How do we find any ‘good’ from the disappearance of Malaysian Airlines flight MH370? All I can see is pain.
In the beginning, spurred on by the real not-knowing and the logic defying data, the families, those who are now left behind, felt there was hope. The world, especially the sometimes cruel internet world, was full of conspiracy theories. Ranging from the CIA or the Illuminati having reasons to ‘disappear’ it, through to it being hijacked and flown into Taliban territory. This speculative cruelty, of which I was duly guilty, added to the vagueness and lack of communication skills from the airliner and authorities to compound the pain those left behind must have felt.
By now, even the most hopeful of those waiting for news of their loved one must be coming to the realisation that somehow, for some reason, they are dead. I’m sure some hold on to the hope that the plane was landed somewhere and that 239 people are now captive of some foreign agency. But as there appears to be a closing in on what might be ‘black box’ locator signals in the Indian Ocean thousands of kilometres from land, reality must be hitting home.
The bitter-sweet need is to find a piece of wreckage. Then the minds can stop flickering with hope, what-if and maybe, and instead start to grieve properly.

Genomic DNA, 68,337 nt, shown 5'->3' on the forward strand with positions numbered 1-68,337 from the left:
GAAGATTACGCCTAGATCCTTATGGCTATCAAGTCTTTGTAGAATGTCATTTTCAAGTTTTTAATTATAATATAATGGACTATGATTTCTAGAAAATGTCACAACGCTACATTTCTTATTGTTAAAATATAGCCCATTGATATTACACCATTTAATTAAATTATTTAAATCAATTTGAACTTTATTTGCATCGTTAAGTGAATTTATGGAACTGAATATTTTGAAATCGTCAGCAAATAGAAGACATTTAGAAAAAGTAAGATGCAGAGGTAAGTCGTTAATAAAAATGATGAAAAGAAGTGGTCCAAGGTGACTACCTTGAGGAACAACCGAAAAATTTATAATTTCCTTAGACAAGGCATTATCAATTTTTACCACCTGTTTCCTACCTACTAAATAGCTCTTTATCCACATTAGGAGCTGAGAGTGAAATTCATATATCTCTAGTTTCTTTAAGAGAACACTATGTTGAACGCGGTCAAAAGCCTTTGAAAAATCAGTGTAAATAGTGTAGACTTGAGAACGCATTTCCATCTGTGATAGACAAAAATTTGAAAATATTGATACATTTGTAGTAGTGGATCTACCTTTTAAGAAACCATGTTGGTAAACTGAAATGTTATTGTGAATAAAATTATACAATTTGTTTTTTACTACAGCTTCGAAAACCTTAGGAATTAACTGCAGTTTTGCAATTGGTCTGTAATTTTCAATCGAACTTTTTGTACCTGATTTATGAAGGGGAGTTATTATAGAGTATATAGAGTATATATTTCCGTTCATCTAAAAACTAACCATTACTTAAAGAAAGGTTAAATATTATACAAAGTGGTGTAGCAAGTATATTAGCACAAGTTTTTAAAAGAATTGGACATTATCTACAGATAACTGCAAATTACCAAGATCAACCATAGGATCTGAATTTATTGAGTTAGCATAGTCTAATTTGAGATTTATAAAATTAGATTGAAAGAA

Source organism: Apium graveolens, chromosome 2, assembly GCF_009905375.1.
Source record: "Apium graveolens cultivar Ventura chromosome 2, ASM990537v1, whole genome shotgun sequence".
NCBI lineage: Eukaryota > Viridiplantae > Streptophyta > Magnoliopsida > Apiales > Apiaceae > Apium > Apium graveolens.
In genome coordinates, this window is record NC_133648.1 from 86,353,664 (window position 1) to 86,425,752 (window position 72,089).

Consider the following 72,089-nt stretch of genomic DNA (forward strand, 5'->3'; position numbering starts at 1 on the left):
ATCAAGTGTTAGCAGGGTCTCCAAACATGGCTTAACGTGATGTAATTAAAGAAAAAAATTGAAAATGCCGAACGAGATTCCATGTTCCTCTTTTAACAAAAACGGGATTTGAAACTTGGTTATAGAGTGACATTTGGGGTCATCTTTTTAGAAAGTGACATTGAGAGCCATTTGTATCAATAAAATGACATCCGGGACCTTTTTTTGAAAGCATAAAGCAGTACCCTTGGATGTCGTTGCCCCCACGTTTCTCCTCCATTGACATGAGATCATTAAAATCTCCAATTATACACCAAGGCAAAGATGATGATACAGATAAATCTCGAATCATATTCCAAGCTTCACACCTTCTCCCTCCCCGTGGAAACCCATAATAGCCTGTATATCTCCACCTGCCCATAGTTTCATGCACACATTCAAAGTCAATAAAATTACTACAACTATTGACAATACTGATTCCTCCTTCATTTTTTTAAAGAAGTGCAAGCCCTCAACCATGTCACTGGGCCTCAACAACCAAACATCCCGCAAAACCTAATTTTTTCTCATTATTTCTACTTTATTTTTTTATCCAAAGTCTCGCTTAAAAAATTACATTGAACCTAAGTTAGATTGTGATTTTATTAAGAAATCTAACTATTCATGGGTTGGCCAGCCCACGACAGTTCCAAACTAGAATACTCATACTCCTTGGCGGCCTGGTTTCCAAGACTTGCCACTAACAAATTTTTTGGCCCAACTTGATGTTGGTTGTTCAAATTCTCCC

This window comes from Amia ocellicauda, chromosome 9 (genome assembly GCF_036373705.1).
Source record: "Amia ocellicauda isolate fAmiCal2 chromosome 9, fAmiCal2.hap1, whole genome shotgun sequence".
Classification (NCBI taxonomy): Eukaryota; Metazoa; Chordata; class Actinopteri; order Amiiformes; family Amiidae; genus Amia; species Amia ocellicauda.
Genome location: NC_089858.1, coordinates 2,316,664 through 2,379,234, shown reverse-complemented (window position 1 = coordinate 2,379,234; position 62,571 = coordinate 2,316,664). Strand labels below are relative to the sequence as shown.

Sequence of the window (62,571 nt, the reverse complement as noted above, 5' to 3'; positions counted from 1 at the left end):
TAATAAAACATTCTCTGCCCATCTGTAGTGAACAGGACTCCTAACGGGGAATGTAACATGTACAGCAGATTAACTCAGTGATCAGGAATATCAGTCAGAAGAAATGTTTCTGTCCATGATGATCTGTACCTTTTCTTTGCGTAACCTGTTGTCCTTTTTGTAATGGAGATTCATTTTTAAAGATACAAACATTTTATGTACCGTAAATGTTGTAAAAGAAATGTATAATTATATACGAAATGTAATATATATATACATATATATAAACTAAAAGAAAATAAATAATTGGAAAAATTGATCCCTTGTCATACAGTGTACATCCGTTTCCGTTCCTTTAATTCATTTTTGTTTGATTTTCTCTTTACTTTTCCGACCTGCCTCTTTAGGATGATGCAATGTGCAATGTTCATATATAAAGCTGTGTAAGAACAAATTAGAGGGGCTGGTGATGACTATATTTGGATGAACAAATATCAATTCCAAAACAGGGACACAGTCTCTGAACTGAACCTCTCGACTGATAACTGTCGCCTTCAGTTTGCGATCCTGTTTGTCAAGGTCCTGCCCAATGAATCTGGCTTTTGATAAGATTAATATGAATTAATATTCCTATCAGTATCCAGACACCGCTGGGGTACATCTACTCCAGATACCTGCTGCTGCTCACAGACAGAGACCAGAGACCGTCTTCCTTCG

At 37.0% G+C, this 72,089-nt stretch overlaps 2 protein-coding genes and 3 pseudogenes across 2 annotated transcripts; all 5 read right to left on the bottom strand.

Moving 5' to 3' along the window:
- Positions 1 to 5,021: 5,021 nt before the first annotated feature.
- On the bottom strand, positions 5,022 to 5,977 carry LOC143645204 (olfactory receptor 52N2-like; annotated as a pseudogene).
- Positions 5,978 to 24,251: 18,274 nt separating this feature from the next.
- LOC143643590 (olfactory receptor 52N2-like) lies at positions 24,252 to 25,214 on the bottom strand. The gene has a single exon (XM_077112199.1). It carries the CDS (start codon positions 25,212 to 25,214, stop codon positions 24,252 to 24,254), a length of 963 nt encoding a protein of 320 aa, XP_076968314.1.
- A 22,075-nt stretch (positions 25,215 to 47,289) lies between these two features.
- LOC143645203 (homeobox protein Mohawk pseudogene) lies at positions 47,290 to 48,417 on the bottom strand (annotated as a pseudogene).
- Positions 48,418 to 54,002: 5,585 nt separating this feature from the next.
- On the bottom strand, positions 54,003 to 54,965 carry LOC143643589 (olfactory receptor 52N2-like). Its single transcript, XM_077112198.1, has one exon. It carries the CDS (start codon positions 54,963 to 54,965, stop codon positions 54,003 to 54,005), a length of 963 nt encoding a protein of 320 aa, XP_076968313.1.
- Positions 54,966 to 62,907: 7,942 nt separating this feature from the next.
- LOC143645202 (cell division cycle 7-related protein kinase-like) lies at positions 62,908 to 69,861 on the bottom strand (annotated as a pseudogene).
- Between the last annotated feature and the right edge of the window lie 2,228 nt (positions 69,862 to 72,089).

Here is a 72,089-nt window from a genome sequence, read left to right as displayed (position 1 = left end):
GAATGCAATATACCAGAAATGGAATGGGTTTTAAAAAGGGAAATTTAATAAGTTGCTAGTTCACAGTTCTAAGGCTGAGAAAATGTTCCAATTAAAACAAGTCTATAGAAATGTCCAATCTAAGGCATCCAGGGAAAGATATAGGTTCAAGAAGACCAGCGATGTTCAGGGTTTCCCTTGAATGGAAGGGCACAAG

Quietly and methodically behind the scenes, multiple nations have co-operated and worked together in order to search. Different countries have different expertises and different countries have different craft, both air and sea based, capable of joining in and doing their bit to search for the jigsaw pieces. Exuding an air of confidence and trustworthiness, the search has narrowed and adapted to respond to the information that is being acquired. To the outside world at least, if not in fact in reality, there has been nothing but professional precision in the whole operation.
All countries, far and wide, have offered and then provided their people and machines. The spirit of international co-operation appears to be evident.
This, which is of absolutely no comfort to those who wait with their lives frozen, is the ‘good’ that we can find. That’s not a point that’s meant flippantly, or disrespectfully to the friends and relatives left behind. But, it is ‘good’ that humans will work alongside each other in a time of crisis and painful mystery.
All too often we are far too suspicious of each other, and far to quick to have an ‘angle’ which puts us in an advantage and power over others. So far, this doesn’t seem to have. And that’s good.